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TRAVELOGUE: Mail Train with Steam Locomotive in Maihaugen

TRAVELOGUE: Mail Train with Steam Locomotive in Maihaugen
foto: RAILTARGET/TRAVELOGUE: Mail Train with Steam Locomotive in Maihaugen
28 / 08 / 2023

RAILTARGET brings the third volume of the popular railway travelogue about travel on the Nordic railway. We stopped in Lillehammer, the site of the 1994 Winter Olympics, on our way through Norway for a one-day stopover. We got off at its small station on Saturday evening to leave again on Sunday afternoon by regional train towards Oslo.

Mail train in Maihaugen open-air museum

Since we arrived in Lillehammer only in the evening, we decided to take a short walk around the area. On the second day, the plan was to visit the Maihaugen open-air museum, which I would definitely recommend to train enthusiasts. You can see there, among other things, a postal train with a steam locomotive.

Mail train in Maihaugen open-air museum

In Lillehammer, they have a relatively large station building with only three tracks. On the other hand, there are several additional services at the station. You can use the toilets, luggage lockers, groceries, or a restaurant offering the famous meatballs. Again, tickets can be bought from the English-speaking machines at the station belonging to the state-owned company Entur, which sells train tickets throughout Norway regardless of the carrier.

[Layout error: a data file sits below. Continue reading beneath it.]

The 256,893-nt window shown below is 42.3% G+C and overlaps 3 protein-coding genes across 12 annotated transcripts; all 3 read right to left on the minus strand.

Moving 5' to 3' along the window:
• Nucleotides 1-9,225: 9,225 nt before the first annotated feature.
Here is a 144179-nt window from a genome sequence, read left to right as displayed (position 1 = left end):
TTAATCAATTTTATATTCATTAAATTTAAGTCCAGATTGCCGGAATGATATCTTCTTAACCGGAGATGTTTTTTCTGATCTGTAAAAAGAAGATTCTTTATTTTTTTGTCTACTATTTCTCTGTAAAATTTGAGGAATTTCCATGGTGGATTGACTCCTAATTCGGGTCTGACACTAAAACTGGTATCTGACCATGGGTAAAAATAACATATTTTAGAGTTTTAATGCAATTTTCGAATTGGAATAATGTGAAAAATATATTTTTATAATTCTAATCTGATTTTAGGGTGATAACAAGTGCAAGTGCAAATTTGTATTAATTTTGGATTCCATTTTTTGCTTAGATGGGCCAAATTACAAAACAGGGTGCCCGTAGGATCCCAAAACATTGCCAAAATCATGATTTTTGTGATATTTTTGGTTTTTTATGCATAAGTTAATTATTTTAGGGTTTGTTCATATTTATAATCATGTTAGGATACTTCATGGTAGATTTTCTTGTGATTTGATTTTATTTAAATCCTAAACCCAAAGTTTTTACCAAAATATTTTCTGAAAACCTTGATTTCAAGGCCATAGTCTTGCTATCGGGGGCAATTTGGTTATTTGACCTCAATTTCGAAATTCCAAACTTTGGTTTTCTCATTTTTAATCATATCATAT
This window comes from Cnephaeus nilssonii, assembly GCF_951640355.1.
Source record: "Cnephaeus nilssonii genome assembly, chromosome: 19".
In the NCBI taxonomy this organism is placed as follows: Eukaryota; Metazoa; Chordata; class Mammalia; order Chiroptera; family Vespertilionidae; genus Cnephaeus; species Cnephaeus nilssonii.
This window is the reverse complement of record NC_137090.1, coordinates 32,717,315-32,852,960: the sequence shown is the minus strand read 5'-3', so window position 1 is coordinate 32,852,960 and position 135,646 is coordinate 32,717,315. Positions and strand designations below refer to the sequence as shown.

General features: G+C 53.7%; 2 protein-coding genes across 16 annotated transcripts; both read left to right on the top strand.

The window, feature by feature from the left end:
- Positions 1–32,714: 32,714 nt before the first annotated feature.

Station building in Lillehammer

Time seems to pass faster in Norway than elsewhere because before we knew it, it was time to hit the road again. At 6:12 p.m., a regional express train operated by a state-owned company set off. The unit, Type 74, was made by Stadler. The unit consists of a total of 5 cars, while it was only possible to buy a seat in car number 1, and in the last car, there was a quiet section. There were sockets, a Wi-Fi connection, spacious overhead shelves, and vending machines for snacks and hot and cold drinks. Payment could only be made by card. Instead of traditional bins, there were plastic garbage bags. The large glass windows offered views of the extraordinarily beautiful Norwegian countryside. Less than an hour before Oslo, the train sped up to 200 km/h, and at this speed, we raced relentlessly towards Oslo. At 8:16 p.m., we stopped at Oslo Sentralstasjon station, and all we had to do was get off. The train then continued to Akser, and on part of the route after Oslo, was replaced by buses.

Stadler, Type 74

Travel tip: You can't go wrong with a visit to the self-service restaurant at Lillehammer station.

Vending machines for snacks and hot and cold drinks